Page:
Attending

Loren, Mark, Klark, Gordon, Eric, Dan

General

;Reports: What is the top priority for the each of the sub-committees through the first quarter of 2010?

Open Lab

;Priorities through 2010Q1: ;# Open lab images are validated and stable well before a semester begins — define and debug the process i)Changes submitted prior to finals; ii) Finals week devoted to testing ;# Prototype a “virtual” lab in spring semester supporting any of our operating systems from any machine (Windows and VM client in Linux Host — trial Winter) ;# Group and project support ;Open lab names: Should we be using internet sites for open lab machine names — google.cs.byu.edu, etc.? — Not the ideal theme, but not worth the energy to change. Themes fine.

Customer Service and Support

We need to establish a “prioritization protocol” that clearly lets CSRs/help desk folks know how to prioritize tickets and help requests. This should be a concrete, open decision making process that is based on the priorities that our committee has set and perhaps on faculty feedback. To make this happen we need to:

: 1. solicit feedback on this from faculty – what do they think should be the priority?

: 2. “operationalize” this, along with the prioritization scheme we've begun formulating in committee – we need to turn it into a concrete decision making process.

: 3. publish this to the entire department so faculty, students, etc. understand just where their request will fall in the priority queue.

Department Services

;Priorities through 2010Q1: i) DHCP working as expected; ii) faculty survey and set of solid verified services (pull pet-peeves from survey.

Faculty Needs

I spent some time talking to a few faculty members about their impressions of the department infrastructure. Here are a few of the things they are saying:

  • I think we underestimate the impact of losing the wiki data. It made faculty members feel like they cant trust anything in the department infrastructure. Some of them are now paying an off-site hosting service even if they didn't lose any data personally. It is like any customer service area … when someone has a bad experience they tell all of their friends, but when they have a good experience nobody hears about it. I think everyone in the department has heard about it and is shaking their head and doubting department infrastructure.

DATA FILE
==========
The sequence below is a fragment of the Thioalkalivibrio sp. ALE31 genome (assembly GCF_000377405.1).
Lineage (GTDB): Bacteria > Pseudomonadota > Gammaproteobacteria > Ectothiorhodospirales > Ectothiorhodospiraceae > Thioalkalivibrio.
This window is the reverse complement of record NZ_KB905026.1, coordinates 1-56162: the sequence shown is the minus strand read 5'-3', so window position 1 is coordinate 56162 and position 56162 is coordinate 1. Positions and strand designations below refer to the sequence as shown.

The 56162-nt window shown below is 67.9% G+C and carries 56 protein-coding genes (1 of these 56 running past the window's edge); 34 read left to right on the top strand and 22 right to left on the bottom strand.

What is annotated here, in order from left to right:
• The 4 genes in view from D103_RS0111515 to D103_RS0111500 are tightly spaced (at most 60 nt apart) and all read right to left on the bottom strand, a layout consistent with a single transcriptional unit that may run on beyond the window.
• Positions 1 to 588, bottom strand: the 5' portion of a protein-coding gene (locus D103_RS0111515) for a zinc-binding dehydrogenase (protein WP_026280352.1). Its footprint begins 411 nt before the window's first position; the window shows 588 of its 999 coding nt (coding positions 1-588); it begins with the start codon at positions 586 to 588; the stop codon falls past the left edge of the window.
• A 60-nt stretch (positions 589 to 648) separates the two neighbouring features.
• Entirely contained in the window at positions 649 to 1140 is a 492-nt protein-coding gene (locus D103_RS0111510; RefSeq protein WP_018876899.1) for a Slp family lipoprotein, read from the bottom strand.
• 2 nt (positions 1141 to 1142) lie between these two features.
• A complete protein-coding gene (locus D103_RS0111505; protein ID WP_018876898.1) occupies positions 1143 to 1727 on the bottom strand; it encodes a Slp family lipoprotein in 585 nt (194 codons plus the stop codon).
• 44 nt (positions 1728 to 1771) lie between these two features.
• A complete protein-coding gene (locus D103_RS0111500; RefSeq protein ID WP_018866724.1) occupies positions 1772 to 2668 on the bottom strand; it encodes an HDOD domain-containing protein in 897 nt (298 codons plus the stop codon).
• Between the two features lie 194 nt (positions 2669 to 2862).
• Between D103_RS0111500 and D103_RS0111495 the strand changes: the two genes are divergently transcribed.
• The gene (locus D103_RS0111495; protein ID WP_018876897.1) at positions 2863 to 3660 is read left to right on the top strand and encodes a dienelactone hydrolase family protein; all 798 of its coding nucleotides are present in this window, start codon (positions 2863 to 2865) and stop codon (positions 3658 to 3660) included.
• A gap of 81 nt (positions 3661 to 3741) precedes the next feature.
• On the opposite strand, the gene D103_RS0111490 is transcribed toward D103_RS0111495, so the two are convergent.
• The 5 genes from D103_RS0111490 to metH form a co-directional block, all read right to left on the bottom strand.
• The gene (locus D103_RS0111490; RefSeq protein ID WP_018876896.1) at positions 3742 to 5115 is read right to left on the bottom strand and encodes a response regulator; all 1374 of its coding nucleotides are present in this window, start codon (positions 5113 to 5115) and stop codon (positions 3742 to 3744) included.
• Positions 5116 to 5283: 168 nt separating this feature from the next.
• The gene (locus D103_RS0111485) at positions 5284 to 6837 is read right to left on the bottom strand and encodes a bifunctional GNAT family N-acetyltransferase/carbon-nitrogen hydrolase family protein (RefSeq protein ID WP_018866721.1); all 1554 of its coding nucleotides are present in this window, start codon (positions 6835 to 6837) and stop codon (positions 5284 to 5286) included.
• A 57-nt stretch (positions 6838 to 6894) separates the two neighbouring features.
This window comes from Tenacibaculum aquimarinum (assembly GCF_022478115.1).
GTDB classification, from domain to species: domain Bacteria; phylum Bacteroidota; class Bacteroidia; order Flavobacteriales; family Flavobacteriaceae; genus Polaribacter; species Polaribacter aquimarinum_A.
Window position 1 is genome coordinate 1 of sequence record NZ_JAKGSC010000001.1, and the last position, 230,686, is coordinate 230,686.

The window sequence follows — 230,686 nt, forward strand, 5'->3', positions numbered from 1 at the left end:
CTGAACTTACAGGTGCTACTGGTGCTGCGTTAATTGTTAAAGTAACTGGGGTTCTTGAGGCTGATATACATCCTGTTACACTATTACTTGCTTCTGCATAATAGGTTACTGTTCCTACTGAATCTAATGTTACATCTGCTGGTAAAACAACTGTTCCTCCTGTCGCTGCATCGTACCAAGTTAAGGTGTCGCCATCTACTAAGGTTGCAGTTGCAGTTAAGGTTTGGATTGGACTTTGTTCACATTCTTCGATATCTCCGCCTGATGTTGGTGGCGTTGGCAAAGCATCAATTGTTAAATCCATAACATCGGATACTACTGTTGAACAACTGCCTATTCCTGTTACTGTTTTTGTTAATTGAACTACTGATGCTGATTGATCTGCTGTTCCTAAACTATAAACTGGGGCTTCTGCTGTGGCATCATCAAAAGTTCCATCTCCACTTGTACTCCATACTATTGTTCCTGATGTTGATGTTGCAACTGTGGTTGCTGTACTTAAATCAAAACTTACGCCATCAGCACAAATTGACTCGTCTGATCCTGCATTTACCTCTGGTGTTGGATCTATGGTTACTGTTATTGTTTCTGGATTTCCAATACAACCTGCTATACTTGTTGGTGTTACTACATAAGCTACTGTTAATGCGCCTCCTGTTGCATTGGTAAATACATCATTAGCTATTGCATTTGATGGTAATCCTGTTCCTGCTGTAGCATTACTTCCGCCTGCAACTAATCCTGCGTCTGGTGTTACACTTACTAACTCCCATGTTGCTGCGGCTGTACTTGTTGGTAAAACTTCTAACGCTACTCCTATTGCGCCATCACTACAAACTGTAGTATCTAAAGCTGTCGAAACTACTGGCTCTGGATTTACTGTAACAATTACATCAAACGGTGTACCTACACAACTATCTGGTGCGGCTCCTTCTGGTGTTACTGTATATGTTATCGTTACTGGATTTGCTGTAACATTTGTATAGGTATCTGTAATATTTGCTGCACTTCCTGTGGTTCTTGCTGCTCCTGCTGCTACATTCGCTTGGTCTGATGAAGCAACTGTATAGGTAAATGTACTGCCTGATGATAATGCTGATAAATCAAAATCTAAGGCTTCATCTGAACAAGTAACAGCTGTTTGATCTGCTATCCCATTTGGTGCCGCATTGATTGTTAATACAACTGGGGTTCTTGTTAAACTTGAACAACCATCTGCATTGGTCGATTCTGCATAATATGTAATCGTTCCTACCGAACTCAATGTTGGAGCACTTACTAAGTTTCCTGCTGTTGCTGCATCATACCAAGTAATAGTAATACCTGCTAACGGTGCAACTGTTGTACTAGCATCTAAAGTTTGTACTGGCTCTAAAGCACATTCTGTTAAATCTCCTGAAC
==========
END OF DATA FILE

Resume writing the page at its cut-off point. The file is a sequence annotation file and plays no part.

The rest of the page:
• Although it may have been a while ago, the feeling is that the department mail is unreliable and people are moving away from it. I think we either need to prove that it is reliable or drop it as a service. It seems to me that it is kind of the ugly stepsister that nobody really pays attention to unless it goes down. If we are going to provide mail as a service, we need to be constantly monitoring and testing it and testing the backups to make sure we never lose anything and have totally reliable service.
  • A lot of faculty are plugging into their phones for networking in their labs because they have had an experience with the department network being flaky. I have had the same experience. Even last week, I was having trouble trying to access a page on the department network, I switched over to the back of my phone and everything worked. I have had times when over a period of hours I was getting in the 50KB/sec in the department and when I switched to the back of my phone I was up at 10MB/sec. I would like to install mrtg. It talks to the routers with SNMP and gives you a record of what is going on. Then when someone has trouble we can at least look at the logs to see what is happening. We need to move from asking the faculty to prove that there is a problem, to proactively installing monitoring tools to let us diagnose problems before they ever see them.
  • I asked about what faculty would really like in terms of support for their research labs. I would like to put together a survey to see if this extends to the department as a whole:
    • A web server (with ftp) where they can install content that it backed up and totally reliable that they dont have to spend student time maintaining. All the security patches and installation are done by someone else, but they have the ability to modify content. I think we could provide this with the resources we currently have. I dont think they really want a virtual server that they have to configure and maintain.
    • svn and wikis, but these are secondary
    • I think that most faculty have given up on department email. I think we should can the service and set up a way to service cs.byu.edu addresses externally. It is too hard to maintain reliable email when we have a small number of users. This will get worse now that students arent included.

Mark

Hardware Acquisition and Rotation

Assessment, Priorities, and Future Needs

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